In the early days of plumbing, everything was white: The sink, the tub, the toilet. And there’s a reason for that. When you think of the color white, what do you think of? Clean? Sterile?
That’s exactly what manufacturers wanted you to think, and it’s why many of the first products were white. A Kohler associate publication from 1928 explains:
“Take the case of plumbing fixtures. There are only two reasons why they remained white so long. One was that white was thought to be the appropriate color to symbolize cleanliness. The other was habit. The plumbing world got into a rut of white fixtures…” Kohler of Kohler News, February, 1928.
Along came the 1920′s, a decade known for its fashion and fun – an age of color. Suddenly, a room such as the bathroom could be beautiful as well as functional. Colors first began showing up as accessories: Towels, rugs, curtains, etc.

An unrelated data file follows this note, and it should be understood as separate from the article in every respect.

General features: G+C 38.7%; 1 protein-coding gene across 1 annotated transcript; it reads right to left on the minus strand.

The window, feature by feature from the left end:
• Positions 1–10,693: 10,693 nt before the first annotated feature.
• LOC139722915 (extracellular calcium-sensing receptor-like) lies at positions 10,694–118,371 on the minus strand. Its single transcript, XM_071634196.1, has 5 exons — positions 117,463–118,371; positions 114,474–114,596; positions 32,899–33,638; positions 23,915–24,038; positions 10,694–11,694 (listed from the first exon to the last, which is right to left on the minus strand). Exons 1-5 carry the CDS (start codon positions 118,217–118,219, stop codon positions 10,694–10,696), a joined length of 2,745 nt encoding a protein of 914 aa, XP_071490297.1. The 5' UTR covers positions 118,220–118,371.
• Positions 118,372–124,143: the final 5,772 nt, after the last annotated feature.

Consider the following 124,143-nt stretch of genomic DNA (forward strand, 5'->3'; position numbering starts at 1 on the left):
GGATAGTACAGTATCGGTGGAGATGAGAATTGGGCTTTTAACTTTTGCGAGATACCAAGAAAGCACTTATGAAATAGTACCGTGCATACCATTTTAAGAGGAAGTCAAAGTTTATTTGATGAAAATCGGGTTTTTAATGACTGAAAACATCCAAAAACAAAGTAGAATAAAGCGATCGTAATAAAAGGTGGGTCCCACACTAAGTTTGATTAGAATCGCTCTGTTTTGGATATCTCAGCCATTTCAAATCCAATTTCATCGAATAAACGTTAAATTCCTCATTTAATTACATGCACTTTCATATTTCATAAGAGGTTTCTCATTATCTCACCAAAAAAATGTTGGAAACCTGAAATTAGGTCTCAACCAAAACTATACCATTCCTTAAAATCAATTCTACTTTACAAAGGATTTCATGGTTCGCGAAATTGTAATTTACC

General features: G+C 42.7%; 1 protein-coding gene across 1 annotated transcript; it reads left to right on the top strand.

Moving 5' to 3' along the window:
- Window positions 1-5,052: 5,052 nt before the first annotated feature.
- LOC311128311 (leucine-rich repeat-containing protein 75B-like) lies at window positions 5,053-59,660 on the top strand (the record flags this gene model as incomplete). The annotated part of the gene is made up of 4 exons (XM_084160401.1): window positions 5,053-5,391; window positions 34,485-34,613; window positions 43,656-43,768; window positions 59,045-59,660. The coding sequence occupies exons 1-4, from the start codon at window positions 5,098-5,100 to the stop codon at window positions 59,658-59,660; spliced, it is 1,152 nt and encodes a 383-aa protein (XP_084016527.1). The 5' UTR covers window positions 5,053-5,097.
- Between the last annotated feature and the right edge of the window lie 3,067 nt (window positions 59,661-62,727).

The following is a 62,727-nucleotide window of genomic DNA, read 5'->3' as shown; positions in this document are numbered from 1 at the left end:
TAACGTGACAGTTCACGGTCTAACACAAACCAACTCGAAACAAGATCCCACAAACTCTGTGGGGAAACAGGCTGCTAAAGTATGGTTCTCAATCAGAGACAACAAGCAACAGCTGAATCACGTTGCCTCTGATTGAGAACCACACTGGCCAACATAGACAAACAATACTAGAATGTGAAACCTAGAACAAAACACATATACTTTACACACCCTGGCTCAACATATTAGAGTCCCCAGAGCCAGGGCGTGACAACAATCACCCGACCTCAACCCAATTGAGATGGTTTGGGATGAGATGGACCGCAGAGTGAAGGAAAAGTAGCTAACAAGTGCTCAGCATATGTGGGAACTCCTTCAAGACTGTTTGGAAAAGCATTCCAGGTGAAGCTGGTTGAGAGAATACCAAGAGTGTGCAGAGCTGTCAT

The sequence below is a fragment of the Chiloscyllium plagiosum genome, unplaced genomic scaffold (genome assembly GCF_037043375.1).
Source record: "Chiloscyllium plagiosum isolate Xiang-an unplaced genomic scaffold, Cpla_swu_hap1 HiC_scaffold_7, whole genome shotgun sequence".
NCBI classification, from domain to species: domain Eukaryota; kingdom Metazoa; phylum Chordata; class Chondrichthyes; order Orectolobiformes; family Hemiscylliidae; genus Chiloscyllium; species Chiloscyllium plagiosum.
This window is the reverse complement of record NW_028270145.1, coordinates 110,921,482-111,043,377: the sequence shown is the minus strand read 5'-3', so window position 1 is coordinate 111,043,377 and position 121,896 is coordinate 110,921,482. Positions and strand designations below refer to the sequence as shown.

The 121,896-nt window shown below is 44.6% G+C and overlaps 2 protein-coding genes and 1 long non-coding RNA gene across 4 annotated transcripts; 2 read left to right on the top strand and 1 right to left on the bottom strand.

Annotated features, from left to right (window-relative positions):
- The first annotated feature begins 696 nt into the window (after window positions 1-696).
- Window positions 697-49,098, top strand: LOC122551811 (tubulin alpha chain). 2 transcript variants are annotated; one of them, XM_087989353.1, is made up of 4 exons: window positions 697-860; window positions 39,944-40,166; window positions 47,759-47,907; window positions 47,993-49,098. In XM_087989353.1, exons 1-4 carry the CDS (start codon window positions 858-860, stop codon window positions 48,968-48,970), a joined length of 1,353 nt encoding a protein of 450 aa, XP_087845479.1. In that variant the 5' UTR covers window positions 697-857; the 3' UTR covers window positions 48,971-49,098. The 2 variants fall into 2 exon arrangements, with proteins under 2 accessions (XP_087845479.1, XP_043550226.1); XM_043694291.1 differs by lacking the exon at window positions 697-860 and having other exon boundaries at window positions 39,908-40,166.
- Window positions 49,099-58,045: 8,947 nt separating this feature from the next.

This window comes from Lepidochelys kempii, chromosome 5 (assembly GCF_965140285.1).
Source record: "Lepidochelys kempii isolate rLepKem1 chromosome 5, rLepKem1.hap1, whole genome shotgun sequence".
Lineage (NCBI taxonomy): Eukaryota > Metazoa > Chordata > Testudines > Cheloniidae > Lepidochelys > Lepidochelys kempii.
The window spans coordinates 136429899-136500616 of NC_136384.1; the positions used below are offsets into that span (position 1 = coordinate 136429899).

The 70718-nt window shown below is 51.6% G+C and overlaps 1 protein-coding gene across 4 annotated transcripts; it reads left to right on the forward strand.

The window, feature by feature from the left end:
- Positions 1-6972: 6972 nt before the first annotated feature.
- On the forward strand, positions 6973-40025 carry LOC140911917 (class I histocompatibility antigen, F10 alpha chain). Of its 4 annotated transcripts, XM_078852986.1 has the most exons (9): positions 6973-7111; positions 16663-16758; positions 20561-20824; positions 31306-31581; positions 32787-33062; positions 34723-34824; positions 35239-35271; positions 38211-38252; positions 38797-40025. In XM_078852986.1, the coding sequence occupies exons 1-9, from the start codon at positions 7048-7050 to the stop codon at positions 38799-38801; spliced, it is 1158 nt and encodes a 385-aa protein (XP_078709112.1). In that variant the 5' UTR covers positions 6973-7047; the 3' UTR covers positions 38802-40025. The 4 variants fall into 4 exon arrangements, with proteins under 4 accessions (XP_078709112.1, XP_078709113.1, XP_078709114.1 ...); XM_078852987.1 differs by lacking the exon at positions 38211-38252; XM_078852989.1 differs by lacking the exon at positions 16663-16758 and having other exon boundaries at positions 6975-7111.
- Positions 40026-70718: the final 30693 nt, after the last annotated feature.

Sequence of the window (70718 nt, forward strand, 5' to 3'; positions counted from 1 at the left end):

Then, in 1927, Kohler Co. asked the question, “Why not color in plumbing fixtures?” Kohler introduced six colors that year: spring green, horizon blue, lavender, autumn brown, old ivory and west point gray.
This new color selection positioned Kohler as a leader, the first to introduce vitreous china and enameled cast iron products in matching colors. Customers could finally purchase a full, colorful selection of bathroom products.
Ads in the December 3 issue of the Saturday Evening Post and the December 17 issue of Liberty magazine were the “official” announcement of the new Kohler colors.
Kohler went on to add the industry’s first jet-black plumbing products in 1928, which were showcased in a Metropolitan Museum of Art exhibit in 1929. However, during the 1930′s, with the U.S. in a Great Depression and World War II on its heels, Kohler slowed much of its color production for a couple decades.
Stay tuned for our next installment on color, as we dive into hues of the 1940′s and 1950′s.